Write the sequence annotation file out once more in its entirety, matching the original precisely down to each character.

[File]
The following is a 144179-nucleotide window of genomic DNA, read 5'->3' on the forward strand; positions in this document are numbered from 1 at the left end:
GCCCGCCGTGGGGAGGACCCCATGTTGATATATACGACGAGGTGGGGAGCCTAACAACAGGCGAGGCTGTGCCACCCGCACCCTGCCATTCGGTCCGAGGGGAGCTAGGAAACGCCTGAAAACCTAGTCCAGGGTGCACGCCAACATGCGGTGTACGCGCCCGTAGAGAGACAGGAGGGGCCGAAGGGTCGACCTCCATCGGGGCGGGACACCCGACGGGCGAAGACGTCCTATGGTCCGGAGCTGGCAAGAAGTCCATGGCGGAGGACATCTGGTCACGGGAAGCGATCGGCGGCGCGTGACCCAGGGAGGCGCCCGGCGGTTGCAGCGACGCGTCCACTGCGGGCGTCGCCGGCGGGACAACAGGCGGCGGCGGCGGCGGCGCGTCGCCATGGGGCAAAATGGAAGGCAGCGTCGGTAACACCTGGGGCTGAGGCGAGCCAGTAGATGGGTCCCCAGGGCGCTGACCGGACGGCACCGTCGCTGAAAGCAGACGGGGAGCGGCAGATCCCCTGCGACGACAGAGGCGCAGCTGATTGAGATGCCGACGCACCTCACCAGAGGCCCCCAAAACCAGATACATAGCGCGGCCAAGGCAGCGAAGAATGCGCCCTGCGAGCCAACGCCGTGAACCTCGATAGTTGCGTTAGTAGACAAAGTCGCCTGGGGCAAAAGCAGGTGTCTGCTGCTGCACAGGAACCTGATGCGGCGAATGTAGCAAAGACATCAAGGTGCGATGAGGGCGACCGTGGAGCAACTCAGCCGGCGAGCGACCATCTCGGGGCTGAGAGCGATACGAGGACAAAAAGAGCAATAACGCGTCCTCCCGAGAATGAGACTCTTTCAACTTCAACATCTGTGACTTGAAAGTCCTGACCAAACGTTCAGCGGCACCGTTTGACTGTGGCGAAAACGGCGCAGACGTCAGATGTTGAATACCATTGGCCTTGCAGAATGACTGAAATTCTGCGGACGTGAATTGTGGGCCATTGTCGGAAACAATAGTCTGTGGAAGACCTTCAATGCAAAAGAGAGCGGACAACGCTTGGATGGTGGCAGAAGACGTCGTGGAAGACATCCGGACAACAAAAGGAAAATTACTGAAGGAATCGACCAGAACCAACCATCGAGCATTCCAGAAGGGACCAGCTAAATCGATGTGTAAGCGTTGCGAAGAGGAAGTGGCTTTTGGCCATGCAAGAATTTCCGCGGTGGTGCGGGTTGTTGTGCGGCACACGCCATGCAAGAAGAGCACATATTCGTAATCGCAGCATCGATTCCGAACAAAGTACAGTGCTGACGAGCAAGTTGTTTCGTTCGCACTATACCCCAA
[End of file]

The following is a 144179-nucleotide window of genomic DNA, read 5'->3' on the forward strand; positions in this document are numbered from 1 at the left end:
GCCCGCCGTGGGGAGGACCCCATGTTGATATATACGACGAGGTGGGGAGCCTAACAACAGGCGAGGCTGTGCCACCCGCACCCTGCCATTCGGTCCGAGGGGAGCTAGGAAACGCCTGAAAACCTAGTCCAGGGTGCACGCCAACATGCGGTGTACGCGCCCGTAGAGAGACAGGAGGGGCCGAAGGGTCGACCTCCATCGGGGCGGGACACCCGACGGGCGAAGACGTCCTATGGTCCGGAGCTGGCAAGAAGTCCATGGCGGAGGACATCTGGTCACGGGAAGCGATCGGCGGCGCGTGACCCAGGGAGGCGCCCGGCGGTTGCAGCGACGCGTCCACTGCGGGCGTCGCCGGCGGGACAACAGGCGGCGGCGGCGGCGGCGCGTCGCCATGGGGCAAAATGGAAGGCAGCGTCGGTAACACCTGGGGCTGAGGCGAGCCAGTAGATGGGTCCCCAGGGCGCTGACCGGACGGCACCGTCGCTGAAAGCAGACGGGGAGCGGCAGATCCCCTGCGACGACAGAGGCGCAGCTGATTGAGATGCCGACGCACCTCACCAGAGGCCCCCAAAACCAGATACATAGCGCGGCCAAGGCAGCGAAGAATGCGCCCTGCGAGCCAACGCCGTGAACCTCGATAGTTGCGTTAGTAGACAAAGTCGCCTGGGGCAAAAGCAGGTGTCTGCTGCTGCACAGGAACCTGATGCGGCGAATGTAGCAAAGACATCAAGGTGCGATGAGGGCGACCGTGGAGCAACTCAGCCGGCGAGCGACCATCTCGGGGCTGAGAGCGATACGAGGACAAAAAGAGCAATAACGCGTCCTCCCGAGAATGAGACTCTTTCAACTTCAACATCTGTGACTTGAAAGTCCTGACCAAACGTTCAGCGGCACCGTTTGACTGTGGCGAAAACGGCGCAGACGTCAGATGTTGAATACCATTGGCCTTGCAGAATGACTGAAATTCTGCGGACGTGAATTGTGGGCCATTGTCGGAAACAATAGTCTGTGGAAGACCTTCAATGCAAAAGAGAGCGGACAACGCTTGGATGGTGGCAGAAGACGTCGTGGAAGACATCCGGACAACAAAAGGAAAATTACTGAAGGAATCGACCAGAACCAACCATCGAGCATTCCAGAAGGGACCAGCTAAATCGATGTGTAAGCGTTGCGAAGAGGAAGTGGCTTTTGGCCATGCAAGAATTTCCGCGGTGGTGCGGGTTGTTGTGCGGCACACGCCATGCAAGAAGAGCACATATTCGTAATCGCAGCATCGATTCCGAACAAAGTACAGTGCTGACGAGCAAGTTGTTTCGTTCGCACTATACCCCAA